How to Turn $1 a Day into $4.2 Million

moneyThis week’s Two-Minute is about your child’s and your grandchild’s retirement. And we will be using our backward thinking again.

If you missed the think backward segment a few weeks ago, it means looking at money and investment decisions from the perspective of how much you would lose if you don’t do something, rather than how much you can make.

Sounds goofy, I know, but it works.

[ad#Google Adsense 336×280-IA]So, here’s the question.

Can anyone afford to lose $575 a day in retirement? Because that’s how much they will not have if you ignore the dollar a day plan for newborn children.

Invest $1 a day, $30 a month, from the day your children or grandchildren are born, until they are 18 years of age, and that’s a total investment of $6,570.

Keep it in an aggressive, low-cost, small cap mutual fund, and assume a 12% average growth rate.

At age 66, your little darling will have around $4.2 million.

And they will never have to invest another cent after age 18, never! Not one cent more!

Withdraw 5% per year after age 66 and you have about $575 a day in income. And if the child leaves the money alone and lives on the $209,000 a year for 30 years, they will leave their heirs $30 million.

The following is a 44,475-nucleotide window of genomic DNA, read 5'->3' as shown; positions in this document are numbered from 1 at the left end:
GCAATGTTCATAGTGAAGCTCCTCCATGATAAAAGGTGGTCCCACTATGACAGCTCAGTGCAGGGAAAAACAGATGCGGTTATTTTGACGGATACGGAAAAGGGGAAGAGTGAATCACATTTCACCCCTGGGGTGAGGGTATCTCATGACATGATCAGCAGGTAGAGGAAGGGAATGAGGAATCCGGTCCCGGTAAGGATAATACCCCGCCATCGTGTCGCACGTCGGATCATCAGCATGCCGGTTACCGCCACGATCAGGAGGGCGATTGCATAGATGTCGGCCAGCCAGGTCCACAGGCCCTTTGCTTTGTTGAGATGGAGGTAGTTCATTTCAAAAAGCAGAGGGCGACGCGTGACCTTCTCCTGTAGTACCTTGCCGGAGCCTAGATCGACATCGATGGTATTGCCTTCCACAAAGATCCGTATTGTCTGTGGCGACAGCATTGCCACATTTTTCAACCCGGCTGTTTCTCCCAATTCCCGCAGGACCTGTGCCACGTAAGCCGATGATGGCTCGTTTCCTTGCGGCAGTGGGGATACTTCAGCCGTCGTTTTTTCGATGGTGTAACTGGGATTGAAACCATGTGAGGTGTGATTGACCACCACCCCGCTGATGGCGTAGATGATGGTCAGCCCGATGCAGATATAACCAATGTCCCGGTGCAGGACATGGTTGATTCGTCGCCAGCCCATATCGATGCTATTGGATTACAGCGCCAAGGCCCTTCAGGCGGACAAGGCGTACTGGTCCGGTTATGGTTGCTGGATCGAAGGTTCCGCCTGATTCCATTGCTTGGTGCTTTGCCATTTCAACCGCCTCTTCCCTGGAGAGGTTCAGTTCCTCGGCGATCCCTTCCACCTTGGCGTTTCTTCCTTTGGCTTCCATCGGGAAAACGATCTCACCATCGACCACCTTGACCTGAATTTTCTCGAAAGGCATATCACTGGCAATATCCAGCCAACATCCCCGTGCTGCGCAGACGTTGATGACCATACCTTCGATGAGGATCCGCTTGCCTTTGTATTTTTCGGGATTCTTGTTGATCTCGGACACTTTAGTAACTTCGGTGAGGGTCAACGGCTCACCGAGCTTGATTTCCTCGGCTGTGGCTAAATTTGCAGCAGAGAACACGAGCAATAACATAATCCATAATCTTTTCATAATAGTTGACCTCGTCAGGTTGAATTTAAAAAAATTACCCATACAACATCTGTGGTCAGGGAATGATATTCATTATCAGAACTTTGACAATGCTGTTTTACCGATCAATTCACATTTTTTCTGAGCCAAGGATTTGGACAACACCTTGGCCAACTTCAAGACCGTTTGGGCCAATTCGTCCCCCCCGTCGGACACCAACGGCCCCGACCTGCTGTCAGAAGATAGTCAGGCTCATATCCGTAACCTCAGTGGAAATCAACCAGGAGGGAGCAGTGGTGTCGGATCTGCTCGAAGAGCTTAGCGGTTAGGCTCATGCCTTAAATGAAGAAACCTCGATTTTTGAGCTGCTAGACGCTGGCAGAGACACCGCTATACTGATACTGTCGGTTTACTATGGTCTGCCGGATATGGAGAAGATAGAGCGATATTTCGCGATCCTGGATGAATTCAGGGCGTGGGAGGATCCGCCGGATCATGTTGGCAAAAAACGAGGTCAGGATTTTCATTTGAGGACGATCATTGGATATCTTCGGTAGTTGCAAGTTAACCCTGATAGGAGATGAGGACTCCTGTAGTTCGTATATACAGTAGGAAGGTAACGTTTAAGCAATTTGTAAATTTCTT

I know, in this market, 12% a year seems farfetched, but look at the long-term track record of small caps. It is not that unreasonable. Or use 10% and end up with $1.45 million at age 66.

So, back to our backward thinking…

For one dollar a day for 18 years, can any child afford to lose $575 a day in income in retirement? I know I don’t have to give you the answer.

And believe me, the way things are going, our children will have a much tougher time in retirement than we have now.

And I’m sure I don’t have to tell you that the magic here is not the amount invested, or the fund or ETF you chose; it is the time. Add an additional dollar a day from age 18 to 66 and you increase your final return by only 13%. That’s how important the first 18 years are.

$1 dollar a day is truly amazing!

The only thing I would add is to put it in a trust so they can’t nibble away at it. We all know how hard it is to leave a lot of money alone. Those small bites look so insignificant at the time but can blow the whole operation.

They may curse you in their 20s, 30s and 40s when expenses pop up, but long term they will remember what you did for them, and they’ll think of you at least once a month when the big check comes.

–Steve McDonald


Source: Wealthy Retirement